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The 'New York Times' eviscerates Guy Fieri's new restaurant. Is that such a bad thing?

12:00 PM, Nov 14, 2012 • By VICTORINO MATUS
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Let me preface this item by saying I am not the biggest fan of Guy Fieri, the Food Network celebrity with the bleached-blonde spikey hair who hosts Diners, Drive-Ins & Dives. I pretty much lost all interest in him when he started doing ads for T.G.I. Friday's—are you honestly craving that Chipotle Grilled Steak Sandwich, the one with two kinds of cheeses, lettuce, tomato, onion, Chipotle mayo, and roasted plantains? You're actually eating a steak sandwich with bananas?

Celebrity chef Anthony Bourdain is probably Fieri's most severe critic. As he told TV Guide, "I look at Guy Fieri and I just think, 'Jesus, I'm glad that's not me.' You work that hard and there's not a single show of yours that you'd want to sit down and say, 'Hey, I made that last week. Look at that camera work. It's really good, huh?' I'm proud of what I do." Bourdain recently mused that if tattoo artist Ed Hardy had sex with a juggalo, the result would be Guy Fieri.

Now comes a New York Times review of Fieri's Times Square outpost, Guy's American Kitchen & Bar. Restaurant critic Pete Wells, who previously issued a scathing critique of Le Cirque (now in search of a new chef), had much to say—and hardly any of it good.

Wells constructs his review in the form of a plaintive letter directed at Guy:

Did panic grip your soul as you stared into the whirling hypno wheel of the menu, where adjectives and nouns spin in a crazy vortex? When you saw the burger described as “Guy’s Pat LaFrieda custom blend, all-natural Creekstone Farm Black Angus beef patty, LTOP (lettuce, tomato, onion + pickle), SMC (super-melty-cheese) and a slathering of Donkey Sauce on garlic-buttered brioche,” did your mind touch the void for a minute?... What exactly about a small salad with four or five miniature croutons makes Guy’s Famous Big Bite Caesar (a) big (b) famous or (c) Guy’s, in any meaningful sense?

Were you struck by how very far from awesome the Awesome Pretzel Chicken Tenders are? If you hadn’t come up with the recipe yourself, would you ever guess that the shiny tissue of breading that exudes grease onto the plate contains either pretzels or smoked almonds? Did you discern any buttermilk or brine in the white meat, or did you think it tasted like chewy air?... And when we hear the words Donkey Sauce, which part of the donkey are we supposed to think about?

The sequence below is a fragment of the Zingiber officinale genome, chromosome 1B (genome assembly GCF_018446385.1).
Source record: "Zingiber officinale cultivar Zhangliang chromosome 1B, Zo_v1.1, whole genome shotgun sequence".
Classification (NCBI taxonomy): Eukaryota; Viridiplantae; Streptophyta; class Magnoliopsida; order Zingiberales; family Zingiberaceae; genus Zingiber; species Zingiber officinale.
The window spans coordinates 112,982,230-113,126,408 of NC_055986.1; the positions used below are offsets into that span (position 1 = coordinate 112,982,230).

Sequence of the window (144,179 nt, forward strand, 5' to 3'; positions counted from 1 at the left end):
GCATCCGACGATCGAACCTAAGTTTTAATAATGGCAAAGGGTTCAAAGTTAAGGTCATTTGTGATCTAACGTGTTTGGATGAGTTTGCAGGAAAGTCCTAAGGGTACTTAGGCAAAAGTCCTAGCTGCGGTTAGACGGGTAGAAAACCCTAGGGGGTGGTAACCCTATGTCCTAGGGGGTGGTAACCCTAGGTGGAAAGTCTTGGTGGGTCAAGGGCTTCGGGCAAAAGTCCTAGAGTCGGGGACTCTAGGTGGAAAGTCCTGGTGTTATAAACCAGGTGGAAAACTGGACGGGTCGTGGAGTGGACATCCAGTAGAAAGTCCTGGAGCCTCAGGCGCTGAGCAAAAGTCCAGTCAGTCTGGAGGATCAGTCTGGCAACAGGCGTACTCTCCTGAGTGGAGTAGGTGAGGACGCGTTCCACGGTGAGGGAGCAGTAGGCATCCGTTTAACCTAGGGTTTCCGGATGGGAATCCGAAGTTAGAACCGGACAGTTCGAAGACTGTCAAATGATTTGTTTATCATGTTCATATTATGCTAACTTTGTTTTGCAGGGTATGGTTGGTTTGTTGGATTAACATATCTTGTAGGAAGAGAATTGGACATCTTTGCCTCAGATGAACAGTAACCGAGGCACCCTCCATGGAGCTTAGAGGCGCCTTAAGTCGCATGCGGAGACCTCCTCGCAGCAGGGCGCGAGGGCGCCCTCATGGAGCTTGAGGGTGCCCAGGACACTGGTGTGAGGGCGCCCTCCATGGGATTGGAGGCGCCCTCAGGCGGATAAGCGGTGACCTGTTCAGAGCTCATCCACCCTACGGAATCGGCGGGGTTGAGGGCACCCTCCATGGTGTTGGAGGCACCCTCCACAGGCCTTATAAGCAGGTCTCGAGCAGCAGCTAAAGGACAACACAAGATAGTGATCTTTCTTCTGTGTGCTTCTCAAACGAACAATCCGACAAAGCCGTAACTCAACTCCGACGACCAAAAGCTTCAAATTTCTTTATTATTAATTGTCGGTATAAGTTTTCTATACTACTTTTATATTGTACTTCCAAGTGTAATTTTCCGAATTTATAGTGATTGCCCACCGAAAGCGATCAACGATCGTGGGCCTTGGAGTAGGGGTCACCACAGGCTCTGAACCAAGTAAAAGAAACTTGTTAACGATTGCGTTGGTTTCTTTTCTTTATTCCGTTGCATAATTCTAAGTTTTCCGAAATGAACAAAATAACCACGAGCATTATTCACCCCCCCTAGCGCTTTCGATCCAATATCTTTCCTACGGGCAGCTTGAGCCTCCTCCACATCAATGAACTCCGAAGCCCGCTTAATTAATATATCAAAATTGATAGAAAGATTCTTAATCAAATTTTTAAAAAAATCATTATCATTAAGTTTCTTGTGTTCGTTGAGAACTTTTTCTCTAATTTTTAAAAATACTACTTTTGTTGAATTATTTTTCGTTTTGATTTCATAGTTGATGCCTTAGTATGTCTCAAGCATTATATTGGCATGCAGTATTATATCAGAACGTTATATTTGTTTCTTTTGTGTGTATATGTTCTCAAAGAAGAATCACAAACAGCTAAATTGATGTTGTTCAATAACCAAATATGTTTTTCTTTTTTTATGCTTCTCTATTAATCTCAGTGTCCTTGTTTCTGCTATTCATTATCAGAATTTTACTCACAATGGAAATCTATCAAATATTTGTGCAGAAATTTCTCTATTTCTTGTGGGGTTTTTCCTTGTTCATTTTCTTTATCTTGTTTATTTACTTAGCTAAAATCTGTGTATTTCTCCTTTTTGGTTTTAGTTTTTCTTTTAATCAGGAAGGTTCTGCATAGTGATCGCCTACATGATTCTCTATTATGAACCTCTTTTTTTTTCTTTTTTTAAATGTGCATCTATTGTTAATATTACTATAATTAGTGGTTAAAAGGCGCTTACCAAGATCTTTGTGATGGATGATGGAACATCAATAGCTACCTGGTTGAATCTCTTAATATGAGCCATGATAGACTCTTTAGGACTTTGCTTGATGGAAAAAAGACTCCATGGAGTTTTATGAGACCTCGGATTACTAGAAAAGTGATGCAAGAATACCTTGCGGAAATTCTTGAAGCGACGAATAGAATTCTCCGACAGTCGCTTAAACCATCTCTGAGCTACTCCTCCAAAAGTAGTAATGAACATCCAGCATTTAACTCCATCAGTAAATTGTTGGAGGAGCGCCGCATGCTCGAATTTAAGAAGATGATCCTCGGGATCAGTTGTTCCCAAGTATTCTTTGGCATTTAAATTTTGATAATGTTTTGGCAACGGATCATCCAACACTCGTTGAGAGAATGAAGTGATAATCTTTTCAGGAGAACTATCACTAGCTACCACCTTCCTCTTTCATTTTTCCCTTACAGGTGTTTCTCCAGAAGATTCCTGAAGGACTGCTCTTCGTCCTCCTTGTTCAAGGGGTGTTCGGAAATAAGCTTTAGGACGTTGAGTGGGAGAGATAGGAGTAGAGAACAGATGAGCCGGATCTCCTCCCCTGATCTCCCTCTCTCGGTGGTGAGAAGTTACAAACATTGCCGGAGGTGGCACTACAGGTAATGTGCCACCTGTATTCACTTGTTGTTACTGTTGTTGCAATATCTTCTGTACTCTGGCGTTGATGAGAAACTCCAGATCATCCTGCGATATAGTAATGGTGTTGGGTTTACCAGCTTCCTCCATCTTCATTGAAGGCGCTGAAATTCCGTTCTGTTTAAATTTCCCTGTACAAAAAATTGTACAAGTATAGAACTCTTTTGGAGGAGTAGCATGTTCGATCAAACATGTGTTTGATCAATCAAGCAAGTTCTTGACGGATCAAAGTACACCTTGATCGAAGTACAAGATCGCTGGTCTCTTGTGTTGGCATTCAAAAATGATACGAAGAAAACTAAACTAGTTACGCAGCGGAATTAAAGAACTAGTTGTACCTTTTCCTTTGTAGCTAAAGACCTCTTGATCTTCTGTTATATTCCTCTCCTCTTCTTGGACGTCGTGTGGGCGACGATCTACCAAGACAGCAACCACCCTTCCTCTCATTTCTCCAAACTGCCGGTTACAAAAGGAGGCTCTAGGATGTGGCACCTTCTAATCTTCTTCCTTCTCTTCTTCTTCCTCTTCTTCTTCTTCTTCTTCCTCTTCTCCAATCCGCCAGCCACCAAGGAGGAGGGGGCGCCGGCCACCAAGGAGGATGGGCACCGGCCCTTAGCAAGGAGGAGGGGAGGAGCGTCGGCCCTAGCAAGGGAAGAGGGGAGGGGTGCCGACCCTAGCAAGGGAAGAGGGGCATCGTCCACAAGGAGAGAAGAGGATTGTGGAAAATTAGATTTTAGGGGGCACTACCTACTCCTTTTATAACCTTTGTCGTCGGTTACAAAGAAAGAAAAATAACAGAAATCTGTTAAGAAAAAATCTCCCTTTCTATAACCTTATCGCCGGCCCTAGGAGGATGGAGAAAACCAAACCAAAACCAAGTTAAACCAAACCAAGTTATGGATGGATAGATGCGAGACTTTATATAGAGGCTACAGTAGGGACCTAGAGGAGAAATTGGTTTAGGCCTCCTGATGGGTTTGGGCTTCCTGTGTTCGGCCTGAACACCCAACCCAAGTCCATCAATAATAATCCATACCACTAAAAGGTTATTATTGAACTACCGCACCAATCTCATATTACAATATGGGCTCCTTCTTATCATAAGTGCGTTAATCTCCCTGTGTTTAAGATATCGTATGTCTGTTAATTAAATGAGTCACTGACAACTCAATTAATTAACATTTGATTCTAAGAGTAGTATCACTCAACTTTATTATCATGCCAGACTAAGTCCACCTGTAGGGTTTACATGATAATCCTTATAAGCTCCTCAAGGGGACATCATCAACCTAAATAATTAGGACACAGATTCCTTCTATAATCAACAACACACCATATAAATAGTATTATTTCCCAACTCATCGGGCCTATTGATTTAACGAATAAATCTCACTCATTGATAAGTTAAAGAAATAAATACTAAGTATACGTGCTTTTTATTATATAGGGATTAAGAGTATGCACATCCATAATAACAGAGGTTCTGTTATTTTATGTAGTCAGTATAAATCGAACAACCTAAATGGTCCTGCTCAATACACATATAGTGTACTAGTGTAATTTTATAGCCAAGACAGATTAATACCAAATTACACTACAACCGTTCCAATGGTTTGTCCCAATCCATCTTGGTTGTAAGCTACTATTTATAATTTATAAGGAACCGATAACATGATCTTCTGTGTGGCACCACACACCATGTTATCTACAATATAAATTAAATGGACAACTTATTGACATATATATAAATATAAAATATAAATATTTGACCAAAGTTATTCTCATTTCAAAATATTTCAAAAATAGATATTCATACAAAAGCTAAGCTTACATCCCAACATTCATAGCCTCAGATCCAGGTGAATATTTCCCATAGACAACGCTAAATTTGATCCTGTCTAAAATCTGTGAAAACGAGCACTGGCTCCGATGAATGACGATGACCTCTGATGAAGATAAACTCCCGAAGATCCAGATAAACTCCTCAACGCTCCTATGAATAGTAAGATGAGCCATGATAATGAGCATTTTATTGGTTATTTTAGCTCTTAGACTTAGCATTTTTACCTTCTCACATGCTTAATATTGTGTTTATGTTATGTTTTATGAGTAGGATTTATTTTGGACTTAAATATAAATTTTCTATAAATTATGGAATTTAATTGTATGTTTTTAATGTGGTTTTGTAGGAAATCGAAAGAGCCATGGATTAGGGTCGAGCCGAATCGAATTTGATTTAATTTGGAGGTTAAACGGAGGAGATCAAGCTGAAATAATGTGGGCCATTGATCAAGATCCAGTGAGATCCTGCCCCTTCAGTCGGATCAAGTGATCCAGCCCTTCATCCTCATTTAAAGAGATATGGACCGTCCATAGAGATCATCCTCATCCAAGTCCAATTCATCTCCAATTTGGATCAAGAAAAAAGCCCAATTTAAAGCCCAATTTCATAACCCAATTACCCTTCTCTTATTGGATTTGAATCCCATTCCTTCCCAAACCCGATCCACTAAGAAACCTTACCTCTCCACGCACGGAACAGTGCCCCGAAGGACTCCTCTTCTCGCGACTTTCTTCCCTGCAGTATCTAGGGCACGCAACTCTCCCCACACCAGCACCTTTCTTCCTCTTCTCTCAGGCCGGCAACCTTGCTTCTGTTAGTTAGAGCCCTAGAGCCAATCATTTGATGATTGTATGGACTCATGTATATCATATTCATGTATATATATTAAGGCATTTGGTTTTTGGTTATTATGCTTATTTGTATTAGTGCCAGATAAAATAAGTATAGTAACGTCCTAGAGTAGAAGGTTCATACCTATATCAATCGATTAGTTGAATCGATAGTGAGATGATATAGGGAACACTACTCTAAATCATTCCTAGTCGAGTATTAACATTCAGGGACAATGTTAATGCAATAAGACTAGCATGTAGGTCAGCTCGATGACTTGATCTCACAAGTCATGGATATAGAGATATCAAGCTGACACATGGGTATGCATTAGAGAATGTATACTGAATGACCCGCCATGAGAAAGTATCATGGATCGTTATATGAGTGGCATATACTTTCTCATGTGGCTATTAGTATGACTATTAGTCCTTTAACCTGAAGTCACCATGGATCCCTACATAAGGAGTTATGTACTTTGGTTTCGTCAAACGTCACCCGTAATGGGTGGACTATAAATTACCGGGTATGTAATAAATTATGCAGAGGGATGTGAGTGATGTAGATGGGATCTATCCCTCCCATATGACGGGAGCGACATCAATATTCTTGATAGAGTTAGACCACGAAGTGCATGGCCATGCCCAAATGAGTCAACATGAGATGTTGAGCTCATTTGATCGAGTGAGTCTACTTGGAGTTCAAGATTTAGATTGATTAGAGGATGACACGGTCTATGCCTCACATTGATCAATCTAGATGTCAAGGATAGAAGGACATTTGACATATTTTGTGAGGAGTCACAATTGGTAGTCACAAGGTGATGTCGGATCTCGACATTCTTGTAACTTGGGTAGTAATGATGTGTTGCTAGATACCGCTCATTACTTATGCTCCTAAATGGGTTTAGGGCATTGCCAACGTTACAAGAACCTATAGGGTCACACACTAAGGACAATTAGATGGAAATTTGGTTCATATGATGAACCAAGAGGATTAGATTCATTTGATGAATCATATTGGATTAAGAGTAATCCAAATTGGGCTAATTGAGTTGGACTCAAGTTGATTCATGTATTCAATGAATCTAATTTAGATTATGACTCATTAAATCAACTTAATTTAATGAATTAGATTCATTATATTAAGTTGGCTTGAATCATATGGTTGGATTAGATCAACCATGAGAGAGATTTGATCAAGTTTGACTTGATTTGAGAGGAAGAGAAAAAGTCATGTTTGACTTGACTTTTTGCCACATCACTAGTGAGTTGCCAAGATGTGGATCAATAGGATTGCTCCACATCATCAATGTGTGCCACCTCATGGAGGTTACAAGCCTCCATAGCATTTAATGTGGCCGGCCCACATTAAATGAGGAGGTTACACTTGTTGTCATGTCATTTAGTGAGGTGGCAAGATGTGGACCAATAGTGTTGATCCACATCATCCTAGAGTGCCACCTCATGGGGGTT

While we may enjoy the scathing prose, reviews can have consequences. Critics are often vilified by restaurateurs who say such petty attacks are irresponsible and can shut a place down, leaving a lot of hardworking people jobless, not to mention investors in the red. But reviewers maintain they're responsible to the readers only—it's their duty to warn them away from places like Guy's American Kitchen & Bar.

And yet something tells me this restaurant will survive. It is, after all, located in Times Square. Sure, most New Yorkers avoid Times Square when it comes to dining. But the tour buses—this is where they all go. They open their doors and unload all those first-time visitors to the Big Apple who are overwhelmed by the neon lights and skyscrapers. "Where on earth are we going to eat? Hey, there's Guy's American Kitchen & Bar! I love that guy!"

I'll be the first to complain about the inauthenticity of the Olive Garden but years ago one of the company's executives reminded me that one of the most successful Olive Garden locations was in Times Square. The same can probably be said of T.G.I. Friday's. Come to think of it, Wells sounds like he reviewed a Friday's, doesn't it?

Guy Fieri is smart and successful. He owns several restaurant chains, not to mention his starring role on the Food Network. If I were his publicist, I'd tell him to wave that New York Times review like the bloody shirt. Expose them for the elitists they are. And show up to the restaurant, greeting those busloads of tourists. Maybe tweak that menu a bit. And under no circumstance serve a steak sandwich with bananas.

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